We all have them. Clarifying moments, times of epiphany, touchstones in our life that help clarify who we are and who we have been. I believe they are moments you can clearly remember years later, they are moments that while you are experiencing them you know you will remember them clearly, years later, they are moments that help define the way you remember yourself and how you think of yourself today.
Certainly these touchstones can be heart stopping moments: A missed accident, a real accident, a death, a moment when you realize a relationship is done. Some of mine are like this. I can still remember very clearly seeing Marty when she had her second stroke. I clearly remember her slumped over and the left side of her face slack without any muscle control. I immediately knew what was happening and I still remember virtually every detail of those minutes. I still flash to those memories every time Marty moves in a way that reminds me of that event.
Most of my touchstones are events that are moving and positive moments. They may seem silly to some, but to me they represent my life and the emotional connection I have with life. I remember clearly Matt in the 8th grade band playing their last concert before they moved on to high school. Matt played trumpet at the time and they were playing in the high school gym and they played one of the pieces from Dances with Wolves. Matt did not have a solo and I had heard the music several times over the years, but somehow, this time it really struck me how moving the piece was and what a privilege it was to listen to my son help make the music. I have no idea why it struck me but it did.
Then there was the time when we went skiing in Angel Fire, New Mexico with the Patricks. Just as clearly as if it were yesterday I remember standing at the top of one of the slopes as I watched Matt, Erin, David, Andrew and Elizabeth charge down the white slope of snow. It was cold, the sky was the ice blue you can only see at 10,000 feet, and the wind was cold on your face. I watched the kids slide down the slope effortlessly and I knew, I knew this was one of those moments that you want to remember when all things seem really right, when everything seems in rhythm, when you can forget everything around you but this one moment and relish it.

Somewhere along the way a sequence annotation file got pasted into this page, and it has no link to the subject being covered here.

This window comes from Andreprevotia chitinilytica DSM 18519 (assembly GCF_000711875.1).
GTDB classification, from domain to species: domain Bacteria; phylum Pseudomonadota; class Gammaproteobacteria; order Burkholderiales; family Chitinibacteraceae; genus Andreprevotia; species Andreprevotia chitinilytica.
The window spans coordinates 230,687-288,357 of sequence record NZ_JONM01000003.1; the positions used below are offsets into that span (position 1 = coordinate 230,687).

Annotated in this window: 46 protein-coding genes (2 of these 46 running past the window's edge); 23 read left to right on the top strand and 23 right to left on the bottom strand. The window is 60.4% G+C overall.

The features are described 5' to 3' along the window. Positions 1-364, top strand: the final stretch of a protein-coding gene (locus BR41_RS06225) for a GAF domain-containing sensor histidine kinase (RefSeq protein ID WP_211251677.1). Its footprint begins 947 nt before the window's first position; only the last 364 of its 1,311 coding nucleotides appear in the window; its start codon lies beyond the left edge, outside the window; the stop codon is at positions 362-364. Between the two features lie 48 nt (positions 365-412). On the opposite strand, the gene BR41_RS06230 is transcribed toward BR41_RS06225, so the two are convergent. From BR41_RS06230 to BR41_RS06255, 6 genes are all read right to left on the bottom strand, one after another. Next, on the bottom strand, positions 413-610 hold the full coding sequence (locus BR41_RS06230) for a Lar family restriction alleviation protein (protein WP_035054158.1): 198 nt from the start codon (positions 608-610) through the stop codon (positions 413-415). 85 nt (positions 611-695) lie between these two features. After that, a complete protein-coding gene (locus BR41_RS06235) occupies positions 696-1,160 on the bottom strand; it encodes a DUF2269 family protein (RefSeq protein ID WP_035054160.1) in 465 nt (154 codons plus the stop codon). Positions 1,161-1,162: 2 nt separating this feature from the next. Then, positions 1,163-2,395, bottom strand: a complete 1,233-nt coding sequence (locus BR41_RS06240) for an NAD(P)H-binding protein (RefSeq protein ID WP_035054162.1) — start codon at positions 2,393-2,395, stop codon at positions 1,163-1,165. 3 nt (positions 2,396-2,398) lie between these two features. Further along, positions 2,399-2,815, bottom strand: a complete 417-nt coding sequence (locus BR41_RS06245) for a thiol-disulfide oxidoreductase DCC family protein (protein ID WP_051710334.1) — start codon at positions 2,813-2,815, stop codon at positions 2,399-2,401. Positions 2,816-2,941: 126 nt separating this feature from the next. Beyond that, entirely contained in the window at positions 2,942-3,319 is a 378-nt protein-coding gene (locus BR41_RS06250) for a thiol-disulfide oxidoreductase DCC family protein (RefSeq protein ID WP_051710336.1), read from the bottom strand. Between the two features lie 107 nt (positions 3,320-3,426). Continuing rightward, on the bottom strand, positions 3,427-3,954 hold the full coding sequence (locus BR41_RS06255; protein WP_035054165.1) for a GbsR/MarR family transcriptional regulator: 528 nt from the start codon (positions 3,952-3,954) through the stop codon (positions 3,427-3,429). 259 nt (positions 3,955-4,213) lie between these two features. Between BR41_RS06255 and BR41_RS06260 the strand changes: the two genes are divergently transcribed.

Certainly Marty has provided some touchstone moments. After her first stroke, after time in ICU, after a couple of surgeries we finally made it to comprehensive rehab at Hillcrest Hospital in Waco. When we got there Marty could not stand independently, she had absolutely no stamina and just wanted to sleep. She started rehab and like most things Marty has done in her life she did it with no obvious fear. She made steady progress until one day I walked in to the rehab gym and there she was, with her PT, "Froggie" (I can't remember why we called her Froggie, but she certainly didn't look Froggie). They were standing atop of the set of up and down stairs they used for stair climbing practice. Froggie had a good grip on Marty and when Marty saw me walk in she broke in to the "John Travolta, Saturday Night Fever" pose with her right arm sticking up and wiggling her bottom. It was jarring, it was pure Marty, it was a moment I will never forget.
All of this is to say I had another one of the epiphany moments this week at the lake. Marty and I both love coming to the lake. Marty really seems to be at peace and I know I am. Yesterday we were sitting on the dock in the bay (it's a song) listening to the tide roll away. In this case we were sitting listening to the water, we had a hook in the water, Marty was watching the fishing pole intently, the wind was blowing slightly, the clouds were moving across the blue sky, and it all seemed to come together to make a moment, a moment I will remember, a moment that said being here, right now is just right.
I plan on having more of these moments with Marty, with my children, my coming grandchild (Larry-Bob, it is a boy), my family and my friends. I want more of those moments that make me who I am, even if they occasionally make me cry. That's okay.